David B Allen

University of Wisconsin–Madison, Madison, Wisconsin, United States

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Publications (111)671.81 Total impact

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    ABSTRACT: Hispanic children are disproportionally affected by obesity-related risk of metabolic disease. We used the structural equation modeling to examine the associations between specific diet and physical activity (PA) behaviors at home and Hispanic children’s metabolic health. A total of 187 Hispanic children and their parents from an urban community in Wisconsin participated in the study. Exposure variables included, children’s daily intake of sugar-sweetened beverages (SSB) and PA; home availability of SSB and PA areas/equipment; and parents’ intake of SSB and PA, assessed through self-administered questionnaires. Outcome variables for children’s metabolic health included, measured anthropometrics; cardiovascular fitness assessed using the Progressive Aerobic Cardiovascular Endurance Run (PACER); and insulin resistance determined with the homeostasis model assessment of insulin resistance (HOMAIR). We found that children’s daily intake of SSB was positively associated with BMI z-score, which in turn, was positively associated with HOMAIR (P<0.05). Specific diet behaviors at home associated with children’s intake of SSB, included home availability of SSB, which mediated the association between parents’ and children’s intake of SSB (P<0.05). Children’s PA was positively associated with PACER z-score, which in turn, was inversely associated with HOMAIR (P<0.05). Specific PA behaviors at home associated with children’s PA, included home availability of PA areas/equipment, which mediated the association between parents’ and children’s PA (P<0.05).The structural equation model indices suggested a satisfactory model fit (Chi-square, X2 =53.1, comparative fix index=0.92, root-mean-squared error associated=0.04). The findings confirm the need for interventions at the family level that promotes healthier home environments by targeting poor diet and low levels of PA in all family members.
    No preview · Article · Feb 2016 · Appetite
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    ABSTRACT: Inhaled corticosteroids (ICSs) are widely used as first-line treatment for various chronic respiratory illnesses. Advances in devices and formulations have reduced their local adverse effects. However, as delivery of ICSs to the lungs improves, the systemic absorption increases, and an adverse effect profile similar to, although milder than, oral corticosteroids has emerged. The most serious potential adverse effect is adrenal insufficiency, which can be life threatening. Adrenal insufficiency occurs most in patients taking the highest doses of ICSs but is reported with moderate or even low doses as well. Our recommendations include greater vigilance in testing adrenal function than current standard practice. In patients with diabetes mellitus (types 1 and 2), an increase in glucose levels is likely, and diabetes medication adjustment may be needed when initiating or increasing ICSs. The risk of linear growth attenuation and adverse effects on bone mineral density is generally low but should be considered in the face of additional risk factors. On behalf of the Pediatric Endocrine Society Drugs and Therapeutics Committee, we present a review of the endocrine adverse effects of ICSs in children and offer recommendations relating to testing and referral. Limited data in particular realms diminish the strength of certain recommendations, and clinical judgment continues to be paramount.
    No preview · Article · Dec 2015
  • Peter M. Wolfgram · David B. Allen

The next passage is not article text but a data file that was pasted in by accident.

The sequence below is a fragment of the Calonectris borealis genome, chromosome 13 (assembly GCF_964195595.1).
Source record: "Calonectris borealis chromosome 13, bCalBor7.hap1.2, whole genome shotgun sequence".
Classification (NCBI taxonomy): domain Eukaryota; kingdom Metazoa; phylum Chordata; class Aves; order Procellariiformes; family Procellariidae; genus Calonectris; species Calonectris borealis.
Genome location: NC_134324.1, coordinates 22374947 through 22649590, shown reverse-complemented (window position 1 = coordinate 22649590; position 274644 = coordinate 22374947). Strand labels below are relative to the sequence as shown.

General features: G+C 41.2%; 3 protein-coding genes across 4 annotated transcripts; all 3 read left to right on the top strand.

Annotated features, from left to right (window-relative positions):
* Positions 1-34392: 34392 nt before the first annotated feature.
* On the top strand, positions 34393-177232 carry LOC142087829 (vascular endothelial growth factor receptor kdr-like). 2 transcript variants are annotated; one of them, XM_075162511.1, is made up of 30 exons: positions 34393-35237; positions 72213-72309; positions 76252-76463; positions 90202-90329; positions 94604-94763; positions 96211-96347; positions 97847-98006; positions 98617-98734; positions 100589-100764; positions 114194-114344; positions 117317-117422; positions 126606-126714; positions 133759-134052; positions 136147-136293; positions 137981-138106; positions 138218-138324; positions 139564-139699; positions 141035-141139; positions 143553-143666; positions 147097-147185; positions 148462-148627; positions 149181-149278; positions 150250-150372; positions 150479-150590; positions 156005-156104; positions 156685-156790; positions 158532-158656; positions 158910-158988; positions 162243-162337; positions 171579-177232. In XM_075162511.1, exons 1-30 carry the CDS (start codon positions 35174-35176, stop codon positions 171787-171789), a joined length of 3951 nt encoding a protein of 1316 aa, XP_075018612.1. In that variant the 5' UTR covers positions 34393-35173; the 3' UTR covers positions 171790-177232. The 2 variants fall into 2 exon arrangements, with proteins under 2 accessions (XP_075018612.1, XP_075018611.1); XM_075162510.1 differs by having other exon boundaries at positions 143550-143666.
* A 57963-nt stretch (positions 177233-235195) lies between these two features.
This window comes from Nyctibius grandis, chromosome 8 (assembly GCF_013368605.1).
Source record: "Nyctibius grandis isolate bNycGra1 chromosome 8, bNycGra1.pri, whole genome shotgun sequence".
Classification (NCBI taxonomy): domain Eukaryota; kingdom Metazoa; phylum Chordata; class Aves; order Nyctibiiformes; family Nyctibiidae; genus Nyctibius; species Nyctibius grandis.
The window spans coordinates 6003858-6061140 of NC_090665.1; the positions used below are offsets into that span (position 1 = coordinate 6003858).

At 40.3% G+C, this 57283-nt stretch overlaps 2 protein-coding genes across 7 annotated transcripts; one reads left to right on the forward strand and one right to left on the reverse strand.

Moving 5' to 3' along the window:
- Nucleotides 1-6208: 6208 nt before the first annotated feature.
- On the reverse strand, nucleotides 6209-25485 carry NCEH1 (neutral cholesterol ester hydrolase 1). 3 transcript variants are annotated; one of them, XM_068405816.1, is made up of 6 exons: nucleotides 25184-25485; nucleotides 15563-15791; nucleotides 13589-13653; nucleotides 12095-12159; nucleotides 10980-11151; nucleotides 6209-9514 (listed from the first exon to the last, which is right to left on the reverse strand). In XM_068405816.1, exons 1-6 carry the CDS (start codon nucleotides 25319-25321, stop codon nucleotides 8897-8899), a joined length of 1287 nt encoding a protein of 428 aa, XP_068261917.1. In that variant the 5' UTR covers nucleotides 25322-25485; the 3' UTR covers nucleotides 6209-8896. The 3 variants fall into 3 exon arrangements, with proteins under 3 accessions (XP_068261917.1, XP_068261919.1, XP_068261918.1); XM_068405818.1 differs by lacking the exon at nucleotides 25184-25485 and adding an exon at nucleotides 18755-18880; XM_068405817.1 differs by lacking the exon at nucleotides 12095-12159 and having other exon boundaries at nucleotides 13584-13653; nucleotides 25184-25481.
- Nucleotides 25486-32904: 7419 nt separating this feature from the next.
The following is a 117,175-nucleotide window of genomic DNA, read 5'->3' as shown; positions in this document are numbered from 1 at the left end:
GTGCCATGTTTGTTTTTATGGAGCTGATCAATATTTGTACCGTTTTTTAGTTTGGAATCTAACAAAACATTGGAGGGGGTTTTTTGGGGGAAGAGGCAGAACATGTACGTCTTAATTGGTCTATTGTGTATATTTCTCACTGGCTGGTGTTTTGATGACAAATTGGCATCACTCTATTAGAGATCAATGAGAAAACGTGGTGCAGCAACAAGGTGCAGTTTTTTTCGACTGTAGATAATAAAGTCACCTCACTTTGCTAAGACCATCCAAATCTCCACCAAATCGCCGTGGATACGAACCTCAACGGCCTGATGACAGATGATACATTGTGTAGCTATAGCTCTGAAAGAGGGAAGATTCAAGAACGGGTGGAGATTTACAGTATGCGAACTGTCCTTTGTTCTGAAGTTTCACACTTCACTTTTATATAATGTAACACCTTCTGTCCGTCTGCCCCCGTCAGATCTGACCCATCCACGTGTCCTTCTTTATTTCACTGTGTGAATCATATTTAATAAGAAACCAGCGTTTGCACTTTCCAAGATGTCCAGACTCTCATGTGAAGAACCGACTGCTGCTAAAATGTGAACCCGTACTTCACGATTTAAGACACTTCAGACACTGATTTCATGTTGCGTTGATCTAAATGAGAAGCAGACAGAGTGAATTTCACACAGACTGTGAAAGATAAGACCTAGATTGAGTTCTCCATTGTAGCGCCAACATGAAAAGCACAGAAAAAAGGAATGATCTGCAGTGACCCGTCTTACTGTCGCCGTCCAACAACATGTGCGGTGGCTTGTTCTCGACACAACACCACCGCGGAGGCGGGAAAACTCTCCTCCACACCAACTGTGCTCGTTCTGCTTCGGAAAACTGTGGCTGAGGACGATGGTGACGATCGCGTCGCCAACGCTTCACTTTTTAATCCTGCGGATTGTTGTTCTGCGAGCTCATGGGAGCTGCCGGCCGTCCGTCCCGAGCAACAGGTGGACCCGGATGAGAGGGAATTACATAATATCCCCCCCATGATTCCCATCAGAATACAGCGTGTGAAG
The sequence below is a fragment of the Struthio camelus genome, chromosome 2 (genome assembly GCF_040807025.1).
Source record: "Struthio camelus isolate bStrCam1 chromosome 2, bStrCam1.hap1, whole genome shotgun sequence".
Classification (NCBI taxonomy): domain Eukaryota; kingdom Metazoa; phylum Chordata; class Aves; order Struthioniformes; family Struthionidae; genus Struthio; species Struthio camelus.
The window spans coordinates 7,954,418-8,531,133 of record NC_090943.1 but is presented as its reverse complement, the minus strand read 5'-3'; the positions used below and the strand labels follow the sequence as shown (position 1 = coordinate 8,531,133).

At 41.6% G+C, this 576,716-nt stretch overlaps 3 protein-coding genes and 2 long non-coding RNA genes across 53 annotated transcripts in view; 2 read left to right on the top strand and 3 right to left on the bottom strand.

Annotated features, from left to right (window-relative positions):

No preview · Article · Dec 2015 · The Journal of allergy and clinical immunology
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    ABSTRACT: Recombinant human growth hormone (rhGH) has been in use for 30 years, and over that time its safety and efficacy in children and adults has been subject to considerable scrutiny. In 2001, a statement from the GH Research Society (GRS) concluded that 'for approved indications, GH is safe'; however, the statement highlighted a number of areas for on-going surveillance of long-term safety including; cancer risk, impact on glucose homeostasis and use of high dose pharmacological rhGH treatment. Over the intervening years, there have been a number of publications addressing the safety of rhGH with regard to mortality, cancer and cardiovascular risk and the need for longterm surveillance of the increasing number of adults who were treated with rhGH in childhood. Against this backdrop of interest in safety, the European Society of Paediatric Endocrinology (ESPE), the GRS and the Pediatric Endocrine Society (PES) convened a meeting to reappraise the safety of rhGH. The ouput of the meeting is a concise position statement.
    Full-text · Article · Nov 2015 · European Journal of Endocrinology
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    ABSTRACT: Objective: The aim of this study was to investigate the degree to which waist circumference (WC), body mass index (BMI), and magnetic resonance imaging (MRI)-measured abdominal fat deposition predict insulin resistance (IR) in nonobese girls of diverse racial and ethnic backgrounds. Methods: Fifty-seven nonobese girls (12 African-American, 16 Hispanic White, and 29 non-Hispanic White girls) aged 11-14 years were assessed for WC, MRI hepatic proton density fat fraction, visceral and subcutaneous adipose tissue volume, BMI Z-score, fasting insulin, homeostasis model of assessment (HOMA)-IR, adiponectin, leptin, sex hormone-binding globulin, high-density lipoprotein cholesterol, and triglycerides. Results: Univariate and multivariate analyses adjusted for race and ethnicity indicated that only WC and visceral adipose tissue volume were independent predictors of fasting insulin and HOMA-IR, while hepatic proton density fat fraction, BMI Z-score, and subcutaneous adipose tissue volume were dependent predictors. Hispanic White girls showed significantly higher mean fasting insulin and HOMA-IR and lower sex hormone-binding globulin than non-Hispanic White girls (p < 0.01). Conclusions: In nonobese girls of diverse racial and ethnic backgrounds, WC, particularly when adjusted for race or ethnicity, is an independent predictor of IR comparable to MRI-derived measurements of fat and superior to the BMI Z-score.